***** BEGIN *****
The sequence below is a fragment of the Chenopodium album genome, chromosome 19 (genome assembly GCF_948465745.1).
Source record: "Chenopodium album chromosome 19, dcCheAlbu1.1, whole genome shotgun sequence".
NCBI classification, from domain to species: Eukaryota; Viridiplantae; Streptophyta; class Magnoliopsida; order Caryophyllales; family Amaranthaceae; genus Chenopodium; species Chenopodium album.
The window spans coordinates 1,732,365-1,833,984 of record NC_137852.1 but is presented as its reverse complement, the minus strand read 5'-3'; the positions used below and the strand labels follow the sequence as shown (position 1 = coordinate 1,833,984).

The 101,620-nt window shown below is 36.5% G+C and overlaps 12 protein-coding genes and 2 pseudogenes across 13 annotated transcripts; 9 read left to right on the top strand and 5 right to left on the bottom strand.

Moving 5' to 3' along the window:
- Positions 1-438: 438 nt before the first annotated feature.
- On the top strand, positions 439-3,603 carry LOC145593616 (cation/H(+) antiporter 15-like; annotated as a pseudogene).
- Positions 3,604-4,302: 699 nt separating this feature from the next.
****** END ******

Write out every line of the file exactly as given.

The sequence below is a fragment of the Chenopodium album genome, chromosome 19 (genome assembly GCF_948465745.1).
Source record: "Chenopodium album chromosome 19, dcCheAlbu1.1, whole genome shotgun sequence".
NCBI classification, from domain to species: Eukaryota; Viridiplantae; Streptophyta; class Magnoliopsida; order Caryophyllales; family Amaranthaceae; genus Chenopodium; species Chenopodium album.
The window spans coordinates 1,732,365-1,833,984 of record NC_137852.1 but is presented as its reverse complement, the minus strand read 5'-3'; the positions used below and the strand labels follow the sequence as shown (position 1 = coordinate 1,833,984).

The 101,620-nt window shown below is 36.5% G+C and overlaps 12 protein-coding genes and 2 pseudogenes across 13 annotated transcripts; 9 read left to right on the top strand and 5 right to left on the bottom strand.

Moving 5' to 3' along the window:
- Positions 1-438: 438 nt before the first annotated feature.
- On the top strand, positions 439-3,603 carry LOC145593616 (cation/H(+) antiporter 15-like; annotated as a pseudogene).
- Positions 3,604-4,302: 699 nt separating this feature from the next.